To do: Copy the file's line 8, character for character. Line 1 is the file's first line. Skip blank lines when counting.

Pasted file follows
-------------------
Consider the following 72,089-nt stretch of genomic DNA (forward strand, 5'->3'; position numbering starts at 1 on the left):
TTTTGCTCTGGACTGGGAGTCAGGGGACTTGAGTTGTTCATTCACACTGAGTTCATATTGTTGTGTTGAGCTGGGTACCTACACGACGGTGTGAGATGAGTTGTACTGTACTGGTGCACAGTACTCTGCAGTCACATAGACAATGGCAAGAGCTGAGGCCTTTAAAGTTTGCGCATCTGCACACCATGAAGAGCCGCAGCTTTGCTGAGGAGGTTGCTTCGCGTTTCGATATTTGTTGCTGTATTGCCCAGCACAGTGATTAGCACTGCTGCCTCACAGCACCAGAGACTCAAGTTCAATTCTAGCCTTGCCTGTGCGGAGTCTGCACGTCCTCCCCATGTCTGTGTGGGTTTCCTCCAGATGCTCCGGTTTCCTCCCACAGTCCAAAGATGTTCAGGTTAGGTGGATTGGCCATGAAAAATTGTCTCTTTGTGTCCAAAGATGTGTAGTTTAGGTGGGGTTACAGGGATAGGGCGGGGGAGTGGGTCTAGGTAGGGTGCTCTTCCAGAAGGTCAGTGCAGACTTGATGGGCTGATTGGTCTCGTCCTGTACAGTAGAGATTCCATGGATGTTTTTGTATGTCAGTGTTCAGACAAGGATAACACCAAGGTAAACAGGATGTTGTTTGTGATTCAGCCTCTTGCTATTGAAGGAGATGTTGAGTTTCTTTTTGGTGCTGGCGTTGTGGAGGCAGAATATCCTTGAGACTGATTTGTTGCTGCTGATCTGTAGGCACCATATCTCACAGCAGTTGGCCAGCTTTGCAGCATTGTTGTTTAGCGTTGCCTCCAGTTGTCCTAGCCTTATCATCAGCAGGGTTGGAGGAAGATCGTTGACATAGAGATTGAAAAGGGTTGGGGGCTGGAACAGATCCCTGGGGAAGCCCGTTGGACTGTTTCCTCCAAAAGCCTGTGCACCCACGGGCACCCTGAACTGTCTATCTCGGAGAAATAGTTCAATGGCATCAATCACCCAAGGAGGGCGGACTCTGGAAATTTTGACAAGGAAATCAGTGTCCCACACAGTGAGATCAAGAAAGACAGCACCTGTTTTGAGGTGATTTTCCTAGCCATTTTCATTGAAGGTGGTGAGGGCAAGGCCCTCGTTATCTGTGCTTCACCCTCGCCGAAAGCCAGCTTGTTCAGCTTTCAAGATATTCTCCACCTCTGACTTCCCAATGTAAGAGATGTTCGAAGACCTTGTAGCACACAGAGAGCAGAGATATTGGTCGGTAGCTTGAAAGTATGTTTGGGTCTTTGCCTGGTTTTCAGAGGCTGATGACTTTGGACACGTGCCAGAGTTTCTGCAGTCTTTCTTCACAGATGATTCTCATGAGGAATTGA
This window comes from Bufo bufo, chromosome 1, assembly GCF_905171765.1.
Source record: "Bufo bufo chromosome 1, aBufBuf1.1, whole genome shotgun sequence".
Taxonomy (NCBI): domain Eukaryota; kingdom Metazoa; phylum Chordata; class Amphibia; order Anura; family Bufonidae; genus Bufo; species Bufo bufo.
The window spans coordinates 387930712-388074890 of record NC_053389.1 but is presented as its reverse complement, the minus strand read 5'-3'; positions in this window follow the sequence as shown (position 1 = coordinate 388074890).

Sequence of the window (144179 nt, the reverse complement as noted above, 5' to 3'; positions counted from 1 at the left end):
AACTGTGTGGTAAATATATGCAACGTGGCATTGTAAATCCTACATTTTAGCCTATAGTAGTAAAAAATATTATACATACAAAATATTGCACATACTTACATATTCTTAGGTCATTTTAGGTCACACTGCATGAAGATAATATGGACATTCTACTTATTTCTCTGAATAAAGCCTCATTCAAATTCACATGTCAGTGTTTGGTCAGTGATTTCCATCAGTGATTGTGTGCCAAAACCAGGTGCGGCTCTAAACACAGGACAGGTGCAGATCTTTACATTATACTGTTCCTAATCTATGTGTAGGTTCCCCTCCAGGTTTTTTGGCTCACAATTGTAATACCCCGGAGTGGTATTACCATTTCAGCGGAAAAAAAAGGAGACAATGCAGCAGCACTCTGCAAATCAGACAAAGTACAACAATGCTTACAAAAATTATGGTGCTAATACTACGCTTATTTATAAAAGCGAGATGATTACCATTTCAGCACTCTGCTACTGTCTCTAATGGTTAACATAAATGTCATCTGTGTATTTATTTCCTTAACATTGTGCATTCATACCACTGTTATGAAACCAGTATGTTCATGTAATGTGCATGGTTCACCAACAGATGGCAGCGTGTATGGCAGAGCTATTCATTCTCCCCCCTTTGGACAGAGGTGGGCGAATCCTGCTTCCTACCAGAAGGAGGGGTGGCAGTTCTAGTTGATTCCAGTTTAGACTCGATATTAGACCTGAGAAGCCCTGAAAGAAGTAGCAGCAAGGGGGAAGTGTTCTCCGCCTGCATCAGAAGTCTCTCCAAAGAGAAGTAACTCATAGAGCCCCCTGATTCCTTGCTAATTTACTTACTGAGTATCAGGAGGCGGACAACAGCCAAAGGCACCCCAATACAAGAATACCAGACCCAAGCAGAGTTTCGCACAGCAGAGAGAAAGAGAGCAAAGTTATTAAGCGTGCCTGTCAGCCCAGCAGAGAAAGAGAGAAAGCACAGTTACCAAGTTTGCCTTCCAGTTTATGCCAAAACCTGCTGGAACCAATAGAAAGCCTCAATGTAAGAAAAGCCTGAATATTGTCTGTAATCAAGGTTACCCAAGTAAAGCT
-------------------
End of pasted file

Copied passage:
AACTGTGTGGTAAATATATGCAACGTGGCATTGTAAATCCTACATTTTAGCCTATAGTAGTAAAAAATATTATACATACAAAATATTGCACATACTTACATATTCTTAGGTCATTTTAGGTCACACTGCATGAAGATAATATGGACATTCTACTTATTTCTCTGAATAAAGCCTCATTCAAATTCACATGTCAGTGTTTGGTCAGTGATTTCCATCAGTGATTGTGTGCCAAAACCAGGTGCGGCTCTAAACACAGGACAGGTGCAGATCTTTACATTATACTGTTCCTAATCTATGTGTAGGTTCCCCTCCAGGTTTTTTGGCTCACAATTGTAATACCCCGGAGTGGTATTACCATTTCAGCGGAAAAAAAAGGAGACAATGCAGCAGCACTCTGCAAATCAGACAAAGTACAACAATGCTTACAAAAATTATGGTGCTAATACTACGCTTATTTATAAAAGCGAGATGATTACCATTTCAGCACTCTGCTACTGTCTCTAATGGTTAACATAAATGTCATCTGTGTATTTATTTCCTTAACATTGTGCATTCATACCACTGTTATGAAACCAGTATGTTCATGTAATGTGCATGGTTCACCAACAGATGGCAGCGTGTATGGCAGAGCTATTCATTCTCCCCCCTTTGGACAGAGGTGGGCGAATCCTGCTTCCTACCAGAAGGAGGGGTGGCAGTTCTAGTTGATTCCAGTTTAGACTCGATATTAGACCTGAGAAGCCCTGAAAGAAGTAGCAGCAAGGGGGAAGTGTTCTCCGCCTGCATCAGAAGTCTCTCCAAAGAGAAGTAACTCATAGAGCCCCCTGATTCCTTGCTAATTTACTTACTGAGTATCAGGAGGCGGACAACAGCCAAAGGCACCCCAATACAAGAATACCAGACCCAAGCAGAGTTTCGCACAGCAGAGAGAAAGAGAGCAAAGTTATTAAGCGTGCCTGTCAGCCCAGCAGAGAAAGAGAGAAAGCACAGTTACCAAGTTTGCCTTCCAGTTTATGCCAAAACCTGCTGGAACCAATAGAAAGCCTCAATGTAAGAAAAGCCTGAATATTGTCTGTAATCAAGGTTACCCAAGTAAAGCT